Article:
Our heads were down, avoiding the rain from soaking our faces as it poured over the edges of our hoods. We were on a mission to feed our hungry toddlers…not much different from any other night. Except that any night in Guatemala could bring reminders of the evil, pain and cruelty that we so often want to close our eyes to. This night was like any other. As we neared the McDonalds, carefully avoiding slipping on the raised stone walkways and trying to keep strollers from tipping…we could make out little voices singing what sounded to be praise songs…in English. We stepped into the light beaming from inside the restaurant and there crouched in the rain, outside the door were two small girls. Singing worship songs in English. We paused to take in the scene….what seemed like ages was probably only a few seconds…we watched as tourists coming in and out of the restaurant made comments and awed at how sweet it was that they were singing worship songs as they handed them spare change or food. I had seen these girls probably a dozen times, but the streets are filled with children begging for anything that you can give them and you learn quickly that there just is no way to satisfy them all without causing a mob and they aren’t the ones receiving the gifts you give…
This night they caught our attention. Something wasn’t right. Little girls don’t just sit in the dark, in the pouring rain singing worship songs. My dear sister crouched down in front of them…wanting to look deeper into the scenario. There was a fear so deep in their eyes, that for a minute, my heart beat faster and their fear transferred to me. As they interacted with costumers and people going in and out they kept glancing fearfully across the street. We followed their gaze…to a dark alley. A chill spread over my body as my sister glanced at me and the reality of their situation began to sink into our hearts. These weren’t girls alone, signing praise songs because they want to…these were props…tools in someone else’s game. Their every move was being watched from the dark. I had seen it before but this scenario struck a different cord. We asked the girls to come in with us and told them they could join us for dinner….there was an immediate glimmer and excitement in both their faces…that left almost as quickly as it appeared….as they both glanced back fearfully at the dark alley. We motioned again for them to step inside the warm light of the McDonalds and join us and after some hesitation they did…still glancing back at the alley. We knew if we just brought them food out….they wouldn’t have full bellys at the end of the night. Someone else would. We also knew that inviting them in was a risk. It was a risk for them.
As we handed their happy meals over they proceeded to grab what they could and get up to leave…but we again explained that they could eat with us. As the meal went on the dark fear in their faces began to be replaced with giggles, smiles and mouths full of chicken nuggets. For a short period of time they were safe…..they were across the street from the darkness they live in. They were surrounded by light, warmth and love….however, our hearts were heavy through the meal as we watched this all take place…knowing that we couldn’t rescue them forever…knowing that at some point they would have to walk back across into the darkness….into the alley. My mind wandered to all the possibilities and my stomach began to turn at the thought of these two children being treated with no worth other than selfish gain and evil. I wondered if they would face punishment for joining us. If our kindness would result in more pain. The knot in my throat made it impossible to swallow as I tried to force a smile for them. I prayed Jesus would protect them and wrap his protective arms around them that night. The time came to head home and the girls quickly shoved left over scraps and happy meal toys into their boxes and ran out ahead of us. As they stepped out into the rainy night a group of boys ran by and grabbed one of the toys out of the little girl’s hands and ran off down the street….The girls immediately faced the dark alley…the fear returning to their eyes and I fought the anger that began rising up in me as we waved goodbye and turned our backs to walk home……..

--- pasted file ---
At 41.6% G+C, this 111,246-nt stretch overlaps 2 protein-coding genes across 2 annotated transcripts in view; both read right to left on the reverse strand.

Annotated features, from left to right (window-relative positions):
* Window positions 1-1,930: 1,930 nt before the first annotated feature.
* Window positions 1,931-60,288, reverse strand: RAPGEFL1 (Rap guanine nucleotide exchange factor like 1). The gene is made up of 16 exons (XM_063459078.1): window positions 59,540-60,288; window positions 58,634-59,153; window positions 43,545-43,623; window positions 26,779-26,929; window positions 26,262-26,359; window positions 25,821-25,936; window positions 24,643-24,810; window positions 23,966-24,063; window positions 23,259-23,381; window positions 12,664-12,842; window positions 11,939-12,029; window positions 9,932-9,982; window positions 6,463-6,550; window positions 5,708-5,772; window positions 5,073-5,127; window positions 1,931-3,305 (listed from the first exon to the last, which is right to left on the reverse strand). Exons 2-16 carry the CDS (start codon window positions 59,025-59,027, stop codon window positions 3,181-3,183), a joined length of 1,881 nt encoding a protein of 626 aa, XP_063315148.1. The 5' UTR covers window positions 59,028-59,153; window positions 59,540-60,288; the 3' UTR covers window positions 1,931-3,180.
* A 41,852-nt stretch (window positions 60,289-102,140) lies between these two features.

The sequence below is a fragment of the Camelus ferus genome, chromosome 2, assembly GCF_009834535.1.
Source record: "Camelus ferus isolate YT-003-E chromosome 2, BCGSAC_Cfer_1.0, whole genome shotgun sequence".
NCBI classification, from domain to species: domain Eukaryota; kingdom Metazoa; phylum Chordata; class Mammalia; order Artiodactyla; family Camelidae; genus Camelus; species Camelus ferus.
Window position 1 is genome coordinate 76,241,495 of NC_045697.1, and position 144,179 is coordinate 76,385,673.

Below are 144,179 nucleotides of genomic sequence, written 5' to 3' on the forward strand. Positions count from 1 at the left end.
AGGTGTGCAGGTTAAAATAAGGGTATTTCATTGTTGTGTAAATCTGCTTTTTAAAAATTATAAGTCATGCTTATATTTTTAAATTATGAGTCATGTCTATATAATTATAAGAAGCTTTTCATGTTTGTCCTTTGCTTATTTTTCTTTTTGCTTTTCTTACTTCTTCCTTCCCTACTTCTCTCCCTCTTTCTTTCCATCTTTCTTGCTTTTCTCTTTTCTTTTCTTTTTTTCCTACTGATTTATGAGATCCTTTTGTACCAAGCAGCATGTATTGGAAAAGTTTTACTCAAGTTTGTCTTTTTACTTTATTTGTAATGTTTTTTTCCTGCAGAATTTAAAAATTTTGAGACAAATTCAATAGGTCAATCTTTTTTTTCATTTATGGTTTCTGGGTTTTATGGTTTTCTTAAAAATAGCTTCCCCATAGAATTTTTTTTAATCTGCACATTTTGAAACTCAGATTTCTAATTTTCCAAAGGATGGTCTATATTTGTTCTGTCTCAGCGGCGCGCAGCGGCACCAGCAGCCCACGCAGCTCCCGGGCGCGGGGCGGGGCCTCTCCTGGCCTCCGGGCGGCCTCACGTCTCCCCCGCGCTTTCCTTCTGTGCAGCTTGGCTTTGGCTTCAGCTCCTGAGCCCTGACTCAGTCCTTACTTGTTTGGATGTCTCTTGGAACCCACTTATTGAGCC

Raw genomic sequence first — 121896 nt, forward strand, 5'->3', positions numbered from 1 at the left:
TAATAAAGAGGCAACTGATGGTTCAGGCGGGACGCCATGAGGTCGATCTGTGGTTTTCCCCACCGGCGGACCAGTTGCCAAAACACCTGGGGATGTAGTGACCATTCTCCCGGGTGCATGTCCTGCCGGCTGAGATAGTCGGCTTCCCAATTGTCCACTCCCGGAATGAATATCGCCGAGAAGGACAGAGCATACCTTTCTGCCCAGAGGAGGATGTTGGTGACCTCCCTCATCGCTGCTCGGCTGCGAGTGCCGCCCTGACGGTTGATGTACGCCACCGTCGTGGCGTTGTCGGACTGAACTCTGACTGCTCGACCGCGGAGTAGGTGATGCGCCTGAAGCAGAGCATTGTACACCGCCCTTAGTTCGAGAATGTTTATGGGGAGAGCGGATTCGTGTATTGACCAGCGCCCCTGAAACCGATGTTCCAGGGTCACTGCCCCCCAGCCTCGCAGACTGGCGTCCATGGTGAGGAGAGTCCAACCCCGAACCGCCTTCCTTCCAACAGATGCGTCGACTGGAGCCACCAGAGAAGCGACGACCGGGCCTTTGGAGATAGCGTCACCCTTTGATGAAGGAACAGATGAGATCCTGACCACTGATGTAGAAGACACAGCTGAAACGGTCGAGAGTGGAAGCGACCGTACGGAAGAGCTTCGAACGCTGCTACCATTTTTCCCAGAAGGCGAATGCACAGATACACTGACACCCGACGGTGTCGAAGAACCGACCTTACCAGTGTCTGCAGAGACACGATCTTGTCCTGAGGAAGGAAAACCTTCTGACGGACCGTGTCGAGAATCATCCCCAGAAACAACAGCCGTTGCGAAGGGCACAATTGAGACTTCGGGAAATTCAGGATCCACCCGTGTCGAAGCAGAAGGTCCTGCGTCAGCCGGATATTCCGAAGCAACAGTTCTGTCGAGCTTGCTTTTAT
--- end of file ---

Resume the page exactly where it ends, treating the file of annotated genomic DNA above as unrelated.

Slavery is a scary reality.
These girls are just two of the 27 million.
These girls are not unlike girls facing the dark alleys in our own country.
I was angry that the safety and light across the street couldn’t be a permanent rescue for them. I was angry that I couldn’t just walk into the darkness holding their hands and fight for them.
Their faces and those eyes are forever ingrained on my heart.
I constantly feel helpless and overwhelmed by the numbers and so often I want to close my eyes and ears to the reality that this is an epidemic. This is happening right here.
As I sat in church this week and heard from our Pastor and Natalie about what people are doing to take action against this epidemic I found new encouragement and hope. We can be the light across the street. We can be a voice for these captives who have no voice.
You may have noticed that there was an overwhelming number of people with red Xs on their hands today and social media blew up with information in attempts to raise awareness for the 27 million who have no voice, no hope, and no escape. Open your eyes. Spread the word. Get involved.
There are several organizations fighting this and bringing hope to these hopeless prisoners…I encourage you to look into them, support them, and spread the word.
Here are some ways you can get involved:
Educate yourself and find out ways to get your family involved and see what you can do to help bring light and hope into this dark reality.